I’d been working away in Shenzhen for a while now so it was time for a journey. But where too? I’d been to nearby Hong Kong, Macao and had a quick look at Guangzhou, so where to next? I wanted to find somewhere not to far away, reasonably simple to get to, and somewhere that had something special going for it.
A quick look at the Shenzhen train schedule showed me something interesting, the Shenzhen to Fuzhuo train stops at Yongding, and Yongding is where the very famous Tulou buildings are located. Yongding is also close to Xiamen, a place famous for its clean streets, beaches and it’s nearby island, Gulangyu. So, it’s a done deal, Im off to Yongding.
The train takes just over 7 hours to get to Yongding, and it’s another overnight train leaving from the Shenzhen Railway Station at Louhu at 9.30pm and arriving at Yongding at around 4.50am the next morning. The other overnight trains I’d been on while travelling China were ‘D’ series trains meaning they’re new, modern, luxurious and fast. This was a ‘K’ series train which is apparently next best, not quite as fast nor as luxurious.
The available seating options are similar to the D series train, with this particular K series train offering a seated option (no choice of hard or soft like other trains), a hard sleeper and soft sleeper option. The last two times I chose the soft sleeper option, which is a cabin with a closing door containing four bunk beds, a comfortable mattress, blanket, pillow, a personal TV and your own light. Unless your travelling in a group it can be a lucky dip as to who you’ll be sharing a cabin with but I haven’t had any complaints so far.
This time though I decided to try the hard sleeper option. All the bunk areas are open and there is three bunks attached to each wall, so the top bunk is up fairly high. You can choose which bunk you want when you buy the ticket, so I went with the top bunk, turned out to be good choice, the bunk is well above head height, so it has some privacy, and a greater chance of not being woken up by people moving down the passageway.
The hard sleeper bunks still have a comfortable mattress, clean sheet, blanket and pillow. There’s no personal reading light and the main lights go off before 11pm.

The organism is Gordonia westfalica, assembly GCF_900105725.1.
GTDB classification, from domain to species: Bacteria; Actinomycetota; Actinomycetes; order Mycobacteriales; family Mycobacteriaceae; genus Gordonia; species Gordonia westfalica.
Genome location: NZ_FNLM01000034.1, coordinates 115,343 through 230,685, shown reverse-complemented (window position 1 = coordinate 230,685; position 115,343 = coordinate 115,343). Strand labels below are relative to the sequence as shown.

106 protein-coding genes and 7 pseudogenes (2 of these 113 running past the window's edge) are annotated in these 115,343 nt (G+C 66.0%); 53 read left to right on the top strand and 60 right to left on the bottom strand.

Is it safe? Even though I’m a foreigner who can hardly speak a word of mandarin, I’ve never been made to feel uncomfortable by Chinese people, in fact it’s usually the opposite with welcoming smiles and ‘ni hao’s’ (hello) and some looks of curious intrigue when I’ve ventured to places where foreigners are a rare sight. There’s no chance that I’d leave my bag containing my laptop, clothes etc on the luggage rack on a western train while I went to the dining car to get a drink, but I do so here. I should probably be more cautious, but in reality wheres this thief going to go and like everywhere in China there’s police on this train too.
As for actually sleeping on a train, I’m a light sleeper, so I keep waking up often, add to that a group of girls below that talked for the whole trip, seriously, one girl didn’t even take a breath in the whole seven hour or so journey. I could see it was annoying the guy across from me, he wanted to sleep too, but Chinese are sometimes far to polite and just endure things. It got the better of me, but I don’t know how to say ‘could you please keep it down’ in Chinese. Maybe they know english, ok, i’ll try, ‘will you f#@%ing shut up’ I joyfully hollar, nothing..they just kept rabbiting on, damn, they don’t speak english.
Regardless, I’m sure that the sleeper option is still more comfortable than the sitting in a hard or soft seat. Next time I’ll remember my earplugs.
When I first got on the train, staff came around and swapped my my paper train ticket for a plastic card, and my paper ticket was carefully stored into the sleeve of a black folder this train hostess carried with her. Later I realised why, the train staff actually keep track of your departing station and wake you 15 minutes prior to arrival then handing you back the original paper ticket. Cool service.
The hard sleeper option is also close to half the price of soft sleeper ticket at 166RMB to Yongding. I could have flown to nearby Xiamen for around 800RMB and then caught a bus to Yongding, but the train is so much cheaper and being overnight service it saves a nights accommodation too.
The train pulls in at Yongding Station, I jump off, I’m in rural China, it’s dark, I’ve had next to no sleep, I’ve booked nothing and the GPS maps on my phone isn’t working. The people who got off the train are quickly disappearing into the dark, they know where they’re going, I don’t.
Map – Shenzhen – Yongding